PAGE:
Leaning her body against the skip, Laura pushed with her feet until the hulking great plastic beast let go of the pavement and finally nudged the wall. Slipping in behind it, she tucked down into the doorway. She reached into the plastic bag she’d left there that morning and pulled a small blanket over her knees.
The cold gripped her, like it always did, sinking its teeth into her skin. Even in the height of summer, there was no getting away from the cold that lived in her bones.
Again she wondered if she should go up to the hostel. There were beds there, and showers, and she’d get something to eat, and clean water to drink. It was almost human, the way they kept them in their walled cage. The bloke who worked on the late shift, he was all right, too. The lass, she was dumb as a rock, but at least she didn’t stare like the others.
Laura edged her back against the boards. Her spine bit on her skin from the inside.
She could go up to the park, but even tucked away, someone could find her. The hostel had doors that locked. If they had had any donations she could get clean underwear and clean socks. Sometimes the young priest came in with books—not always religious books, now. Nice ones, too.
Inside her head, Laura laughed. Book people, they liked clean in their stories, just like the hostel liked clean in the people walking through their corridors, or lying on their beds. Book people liked stories that washed through them, that didn’t leave a stain or a smell. They liked writing that meant everything would be okay in the end. They liked the men to be heroes—to be tall, blond and white, or to have beautiful skin and short hair if they were black. They liked their words to be clever, but not too clever—not to preach, now, but just to give the reader enough of their world, without making anyone swallow the dirt.
Laura watched them all, reading—the women sitting on benches in the park reading paperback books; the men turning quality pages as they showed the covers to their audience. They drank coffee from Starbucks, even though there was a perfectly good not-Starbucks on the next next corner. They knew Starbucks. The other place might make their coffee in a different way. The milk might not be frothy enough. The sweet chocolate sprinkles might be the wrong pattern, the wrong shape. The comfortable, regular profile of their tiny worlds might disappear.
Even as they read, they broke away to glance at their phones.
Those people, the book people, they liked to be clean.
The men would brush the bench before sitting. They did it on the Luas, too. A quick beat of their hands, as if to wipe away the last trace of aura from the previous passenger.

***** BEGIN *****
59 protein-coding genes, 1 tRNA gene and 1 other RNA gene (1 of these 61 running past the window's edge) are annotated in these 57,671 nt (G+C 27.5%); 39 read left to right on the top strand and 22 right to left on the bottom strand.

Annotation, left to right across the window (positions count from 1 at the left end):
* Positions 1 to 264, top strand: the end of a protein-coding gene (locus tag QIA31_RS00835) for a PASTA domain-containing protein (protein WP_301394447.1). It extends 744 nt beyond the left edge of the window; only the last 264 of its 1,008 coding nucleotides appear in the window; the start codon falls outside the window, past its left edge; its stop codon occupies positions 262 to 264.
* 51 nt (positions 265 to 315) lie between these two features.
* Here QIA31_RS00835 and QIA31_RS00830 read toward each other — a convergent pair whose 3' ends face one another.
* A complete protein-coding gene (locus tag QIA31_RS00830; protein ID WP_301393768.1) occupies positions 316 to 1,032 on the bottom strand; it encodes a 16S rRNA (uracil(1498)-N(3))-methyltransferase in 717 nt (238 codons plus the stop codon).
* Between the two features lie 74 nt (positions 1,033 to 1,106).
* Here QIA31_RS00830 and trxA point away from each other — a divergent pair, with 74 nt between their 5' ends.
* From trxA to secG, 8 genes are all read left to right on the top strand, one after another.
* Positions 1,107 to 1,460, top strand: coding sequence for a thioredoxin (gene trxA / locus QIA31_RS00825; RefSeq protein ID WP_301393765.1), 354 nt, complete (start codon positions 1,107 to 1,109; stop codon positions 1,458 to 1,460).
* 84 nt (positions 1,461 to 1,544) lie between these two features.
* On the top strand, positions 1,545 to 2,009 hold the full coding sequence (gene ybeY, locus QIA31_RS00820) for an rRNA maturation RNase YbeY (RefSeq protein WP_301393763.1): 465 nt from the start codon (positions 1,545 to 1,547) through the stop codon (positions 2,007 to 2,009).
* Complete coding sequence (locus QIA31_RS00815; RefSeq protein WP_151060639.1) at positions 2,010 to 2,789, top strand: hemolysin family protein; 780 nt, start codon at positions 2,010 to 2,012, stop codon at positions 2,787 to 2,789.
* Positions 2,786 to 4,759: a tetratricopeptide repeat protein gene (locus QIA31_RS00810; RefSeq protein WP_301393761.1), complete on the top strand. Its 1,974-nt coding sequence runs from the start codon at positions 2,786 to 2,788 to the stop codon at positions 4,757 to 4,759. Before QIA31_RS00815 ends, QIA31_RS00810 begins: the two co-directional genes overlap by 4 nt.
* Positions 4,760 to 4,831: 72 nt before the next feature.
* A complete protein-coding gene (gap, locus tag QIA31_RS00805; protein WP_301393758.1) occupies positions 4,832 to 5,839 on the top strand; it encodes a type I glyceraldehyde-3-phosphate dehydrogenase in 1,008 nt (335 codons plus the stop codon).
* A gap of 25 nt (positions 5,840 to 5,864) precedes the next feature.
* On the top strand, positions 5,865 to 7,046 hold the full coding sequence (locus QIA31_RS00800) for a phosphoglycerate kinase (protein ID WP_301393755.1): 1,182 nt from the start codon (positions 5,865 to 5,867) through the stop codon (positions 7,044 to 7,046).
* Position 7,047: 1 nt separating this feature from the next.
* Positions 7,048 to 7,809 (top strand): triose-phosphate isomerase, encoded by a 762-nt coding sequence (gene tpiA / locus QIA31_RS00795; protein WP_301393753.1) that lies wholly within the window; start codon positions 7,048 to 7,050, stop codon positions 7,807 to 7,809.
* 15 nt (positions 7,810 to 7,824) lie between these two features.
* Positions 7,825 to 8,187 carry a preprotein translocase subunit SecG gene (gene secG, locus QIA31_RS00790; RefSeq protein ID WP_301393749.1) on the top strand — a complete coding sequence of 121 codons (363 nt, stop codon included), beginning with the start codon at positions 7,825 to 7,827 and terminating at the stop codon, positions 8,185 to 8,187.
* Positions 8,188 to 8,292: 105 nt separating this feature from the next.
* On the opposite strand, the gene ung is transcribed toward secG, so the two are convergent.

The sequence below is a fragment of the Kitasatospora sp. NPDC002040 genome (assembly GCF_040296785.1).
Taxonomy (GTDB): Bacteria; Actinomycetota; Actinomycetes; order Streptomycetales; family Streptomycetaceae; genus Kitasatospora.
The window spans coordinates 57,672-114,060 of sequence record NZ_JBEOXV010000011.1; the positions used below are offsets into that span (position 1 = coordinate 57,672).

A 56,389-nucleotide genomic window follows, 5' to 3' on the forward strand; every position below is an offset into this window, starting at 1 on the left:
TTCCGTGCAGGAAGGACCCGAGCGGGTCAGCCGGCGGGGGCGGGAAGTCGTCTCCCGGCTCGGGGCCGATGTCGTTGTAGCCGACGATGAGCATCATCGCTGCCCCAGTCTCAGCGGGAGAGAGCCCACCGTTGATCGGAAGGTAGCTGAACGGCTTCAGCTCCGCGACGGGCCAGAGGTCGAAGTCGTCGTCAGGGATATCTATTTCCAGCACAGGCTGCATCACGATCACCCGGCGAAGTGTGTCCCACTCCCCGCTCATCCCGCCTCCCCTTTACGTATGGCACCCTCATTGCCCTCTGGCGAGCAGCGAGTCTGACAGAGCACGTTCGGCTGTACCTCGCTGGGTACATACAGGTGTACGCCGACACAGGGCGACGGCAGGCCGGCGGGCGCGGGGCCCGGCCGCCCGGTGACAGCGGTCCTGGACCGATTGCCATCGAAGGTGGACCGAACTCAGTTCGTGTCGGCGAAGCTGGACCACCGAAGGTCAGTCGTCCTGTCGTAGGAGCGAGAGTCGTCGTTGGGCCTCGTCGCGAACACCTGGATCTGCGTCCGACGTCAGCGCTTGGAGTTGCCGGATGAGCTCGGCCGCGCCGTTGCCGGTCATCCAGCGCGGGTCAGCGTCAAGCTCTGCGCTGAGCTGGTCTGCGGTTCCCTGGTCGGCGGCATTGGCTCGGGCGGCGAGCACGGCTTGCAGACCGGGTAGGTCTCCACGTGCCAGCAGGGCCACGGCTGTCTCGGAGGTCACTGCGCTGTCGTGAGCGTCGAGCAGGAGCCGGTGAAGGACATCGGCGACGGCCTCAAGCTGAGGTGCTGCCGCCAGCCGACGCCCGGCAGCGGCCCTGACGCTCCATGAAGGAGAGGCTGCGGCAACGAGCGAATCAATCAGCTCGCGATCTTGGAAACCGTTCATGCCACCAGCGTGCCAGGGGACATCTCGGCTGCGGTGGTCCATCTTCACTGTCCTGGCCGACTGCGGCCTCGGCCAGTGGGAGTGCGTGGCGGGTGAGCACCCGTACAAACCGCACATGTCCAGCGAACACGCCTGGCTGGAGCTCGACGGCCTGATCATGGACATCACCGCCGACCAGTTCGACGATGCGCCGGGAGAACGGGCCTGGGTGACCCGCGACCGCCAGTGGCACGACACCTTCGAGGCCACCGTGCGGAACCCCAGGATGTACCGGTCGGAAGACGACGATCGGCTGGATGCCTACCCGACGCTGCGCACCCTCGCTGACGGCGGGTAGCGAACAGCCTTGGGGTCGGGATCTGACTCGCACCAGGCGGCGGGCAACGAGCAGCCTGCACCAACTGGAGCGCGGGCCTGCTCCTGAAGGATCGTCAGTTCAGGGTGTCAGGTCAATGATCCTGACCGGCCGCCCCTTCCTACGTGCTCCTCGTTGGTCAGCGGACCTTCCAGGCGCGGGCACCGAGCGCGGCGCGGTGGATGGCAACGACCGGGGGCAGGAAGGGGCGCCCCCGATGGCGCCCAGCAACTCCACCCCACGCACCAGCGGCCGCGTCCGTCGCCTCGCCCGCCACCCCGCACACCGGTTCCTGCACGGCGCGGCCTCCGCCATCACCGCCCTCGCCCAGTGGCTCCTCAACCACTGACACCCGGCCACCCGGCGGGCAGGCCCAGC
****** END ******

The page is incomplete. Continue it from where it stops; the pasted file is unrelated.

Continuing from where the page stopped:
Someone stumbled past on the other side of the skip, their heavy steps catching against the cobbles. Laura held her breath. They passed by, leaving her invisible.
The air moved, a soft breeze cutting through the stillness.
Tucking herself further into the corner, Laura pulled her knees to her chest. When she’d first slept in the street, she’d kept her body facing the open, but after a while she found it was easier not to see. Whatever was there, it was coming anyway. It didn’t care if you opened your eyes, or if you screamed. Like two trams passing, destined never to touch, the world of the unclean ran on a different line to that of the normal people. The book people, the readers, the women with the umbrellas and fancy shoes—they didn’t see the dirt. She never had when she lived on the other side. She’d passed by the doors, the crumpled figures. She’d taken the Luas and turned away from the junkies. She’d tried not to see. She’d succeeded, but not for long. Those stories about heroes and adventures, they were fairy tales. Her story was told in blinkered stutters, in a smear on the city streets.
A man shouted at someone, or something. Friday night and the young knights were out to play. Probably the same people who shook their heads when she asked if they had any spare change.
‘Only going to spend it on drugs,’ one woman had said.
Laura huffed, pushing the sound from her chest. That ignorant bitch would do the same, if she were sleeping behind a skip, her clothes—her soul—drenched in other people’s shit.
She’d tried playing by their rules. She’d tried so damn hard. She tried every single day—but the clean people, they had no fucking idea.
The night ticked on, the crowds chiming each hour with their diminishing glamour. Soon, when the moon started to show on the tips of the church spire, it would be safe to sleep.
In her mind, she played the story she’d write.
First, she’d paint her nails. They’d be pretty and perfect, not ripped back with her teeth, because she didn’t have a nail file, not scored with blood because she had her period the week before and she didn’t have any sanitary towels, and the hostel ran out. No. When she wrote her story, her nails would be shiny and smooth, and as she wrote, she’d look down on her hands and know they were hers, and that they told her story. Her truth. She’d type the words on a laptop, like the young people in Starbucks. She wouldn’t dip into Facebook, or Twitter, like they did. She wouldn’t spend hours on Amazon, shopping for stuff she didn’t need. She would write and write and write with her pretty painted nails and her clean fingers until her whole story was done—
—and then she’d print out the book and stand on the Ha’penny Bridge, and drop in one page at a time—and her words, her life, would dissolve into the Liffey, and when she got to the last page, the final paragraph, she’d take it herself to the thick, gluey mud, and her unclean, broken body, her dirt, would become part of the city forever.